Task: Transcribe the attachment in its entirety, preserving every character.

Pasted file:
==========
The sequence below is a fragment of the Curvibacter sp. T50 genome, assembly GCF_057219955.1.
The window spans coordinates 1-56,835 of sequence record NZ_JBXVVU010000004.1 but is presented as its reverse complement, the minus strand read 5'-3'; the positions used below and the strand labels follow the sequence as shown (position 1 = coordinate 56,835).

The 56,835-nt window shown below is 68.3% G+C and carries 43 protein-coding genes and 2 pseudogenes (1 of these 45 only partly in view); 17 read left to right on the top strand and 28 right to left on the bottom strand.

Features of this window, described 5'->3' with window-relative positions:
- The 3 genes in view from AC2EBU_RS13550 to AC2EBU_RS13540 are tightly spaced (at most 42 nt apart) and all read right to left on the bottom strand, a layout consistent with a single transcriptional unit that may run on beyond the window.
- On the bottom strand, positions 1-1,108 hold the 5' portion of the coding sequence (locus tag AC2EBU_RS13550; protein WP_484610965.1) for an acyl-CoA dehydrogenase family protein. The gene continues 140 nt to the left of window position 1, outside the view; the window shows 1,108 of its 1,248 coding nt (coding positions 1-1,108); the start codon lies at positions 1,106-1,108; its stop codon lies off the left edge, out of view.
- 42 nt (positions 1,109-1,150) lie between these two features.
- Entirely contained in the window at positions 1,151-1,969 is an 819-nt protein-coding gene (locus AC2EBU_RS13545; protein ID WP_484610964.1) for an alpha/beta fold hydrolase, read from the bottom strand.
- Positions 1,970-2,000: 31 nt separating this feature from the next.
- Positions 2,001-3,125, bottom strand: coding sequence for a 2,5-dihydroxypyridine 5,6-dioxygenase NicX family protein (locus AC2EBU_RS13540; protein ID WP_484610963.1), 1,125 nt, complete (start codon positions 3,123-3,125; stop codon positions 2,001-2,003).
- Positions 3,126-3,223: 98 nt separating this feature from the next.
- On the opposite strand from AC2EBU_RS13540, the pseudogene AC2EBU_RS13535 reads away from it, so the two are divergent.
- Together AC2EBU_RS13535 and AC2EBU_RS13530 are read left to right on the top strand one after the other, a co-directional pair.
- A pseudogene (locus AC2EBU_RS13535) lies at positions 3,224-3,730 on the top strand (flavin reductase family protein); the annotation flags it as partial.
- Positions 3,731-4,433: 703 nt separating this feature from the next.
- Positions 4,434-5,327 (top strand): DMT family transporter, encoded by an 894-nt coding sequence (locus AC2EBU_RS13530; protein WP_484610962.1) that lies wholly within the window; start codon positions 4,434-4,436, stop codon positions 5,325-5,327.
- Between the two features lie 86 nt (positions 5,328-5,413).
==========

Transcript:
The sequence below is a fragment of the Curvibacter sp. T50 genome, assembly GCF_057219955.1.
The window spans coordinates 1-56,835 of sequence record NZ_JBXVVU010000004.1 but is presented as its reverse complement, the minus strand read 5'-3'; the positions used below and the strand labels follow the sequence as shown (position 1 = coordinate 56,835).

The 56,835-nt window shown below is 68.3% G+C and carries 43 protein-coding genes and 2 pseudogenes (1 of these 45 only partly in view); 17 read left to right on the top strand and 28 right to left on the bottom strand.

Features of this window, described 5'->3' with window-relative positions:
- The 3 genes in view from AC2EBU_RS13550 to AC2EBU_RS13540 are tightly spaced (at most 42 nt apart) and all read right to left on the bottom strand, a layout consistent with a single transcriptional unit that may run on beyond the window.
- On the bottom strand, positions 1-1,108 hold the 5' portion of the coding sequence (locus tag AC2EBU_RS13550; protein WP_484610965.1) for an acyl-CoA dehydrogenase family protein. The gene continues 140 nt to the left of window position 1, outside the view; the window shows 1,108 of its 1,248 coding nt (coding positions 1-1,108); the start codon lies at positions 1,106-1,108; its stop codon lies off the left edge, out of view.
- 42 nt (positions 1,109-1,150) lie between these two features.
- Entirely contained in the window at positions 1,151-1,969 is an 819-nt protein-coding gene (locus AC2EBU_RS13545; protein ID WP_484610964.1) for an alpha/beta fold hydrolase, read from the bottom strand.
- Positions 1,970-2,000: 31 nt separating this feature from the next.
- Positions 2,001-3,125, bottom strand: coding sequence for a 2,5-dihydroxypyridine 5,6-dioxygenase NicX family protein (locus AC2EBU_RS13540; protein ID WP_484610963.1), 1,125 nt, complete (start codon positions 3,123-3,125; stop codon positions 2,001-2,003).
- Positions 3,126-3,223: 98 nt separating this feature from the next.
- On the opposite strand from AC2EBU_RS13540, the pseudogene AC2EBU_RS13535 reads away from it, so the two are divergent.
- Together AC2EBU_RS13535 and AC2EBU_RS13530 are read left to right on the top strand one after the other, a co-directional pair.
- A pseudogene (locus AC2EBU_RS13535) lies at positions 3,224-3,730 on the top strand (flavin reductase family protein); the annotation flags it as partial.
- Positions 3,731-4,433: 703 nt separating this feature from the next.
- Positions 4,434-5,327 (top strand): DMT family transporter, encoded by an 894-nt coding sequence (locus AC2EBU_RS13530; protein WP_484610962.1) that lies wholly within the window; start codon positions 4,434-4,436, stop codon positions 5,325-5,327.
- Between the two features lie 86 nt (positions 5,328-5,413).